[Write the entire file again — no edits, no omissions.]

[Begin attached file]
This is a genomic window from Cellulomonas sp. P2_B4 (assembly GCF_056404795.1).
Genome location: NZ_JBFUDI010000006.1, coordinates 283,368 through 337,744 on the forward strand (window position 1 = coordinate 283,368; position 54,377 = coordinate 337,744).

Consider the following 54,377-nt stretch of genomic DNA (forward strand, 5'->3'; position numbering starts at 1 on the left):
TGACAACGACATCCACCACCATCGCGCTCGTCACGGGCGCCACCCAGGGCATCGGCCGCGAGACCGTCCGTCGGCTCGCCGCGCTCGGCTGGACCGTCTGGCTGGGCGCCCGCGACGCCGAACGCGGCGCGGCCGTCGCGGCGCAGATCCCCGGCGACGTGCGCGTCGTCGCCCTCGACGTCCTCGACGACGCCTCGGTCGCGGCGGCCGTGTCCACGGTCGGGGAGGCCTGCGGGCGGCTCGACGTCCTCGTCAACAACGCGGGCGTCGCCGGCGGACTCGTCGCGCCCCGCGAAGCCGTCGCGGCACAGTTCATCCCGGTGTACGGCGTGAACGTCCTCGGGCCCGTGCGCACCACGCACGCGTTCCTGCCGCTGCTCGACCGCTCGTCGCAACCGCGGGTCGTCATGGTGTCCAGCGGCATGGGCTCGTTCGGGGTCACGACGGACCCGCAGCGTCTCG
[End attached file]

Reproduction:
This is a genomic window from Cellulomonas sp. P2_B4 (assembly GCF_056404795.1).
Genome location: NZ_JBFUDI010000006.1, coordinates 283,368 through 337,744 on the forward strand (window position 1 = coordinate 283,368; position 54,377 = coordinate 337,744).

Consider the following 54,377-nt stretch of genomic DNA (forward strand, 5'->3'; position numbering starts at 1 on the left):
TGACAACGACATCCACCACCATCGCGCTCGTCACGGGCGCCACCCAGGGCATCGGCCGCGAGACCGTCCGTCGGCTCGCCGCGCTCGGCTGGACCGTCTGGCTGGGCGCCCGCGACGCCGAACGCGGCGCGGCCGTCGCGGCGCAGATCCCCGGCGACGTGCGCGTCGTCGCCCTCGACGTCCTCGACGACGCCTCGGTCGCGGCGGCCGTGTCCACGGTCGGGGAGGCCTGCGGGCGGCTCGACGTCCTCGTCAACAACGCGGGCGTCGCCGGCGGACTCGTCGCGCCCCGCGAAGCCGTCGCGGCACAGTTCATCCCGGTGTACGGCGTGAACGTCCTCGGGCCCGTGCGCACCACGCACGCGTTCCTGCCGCTGCTCGACCGCTCGTCGCAACCGCGGGTCGTCATGGTGTCCAGCGGCATGGGCTCGTTCGGGGTCACGACGGACCCGCAGCGTCTCG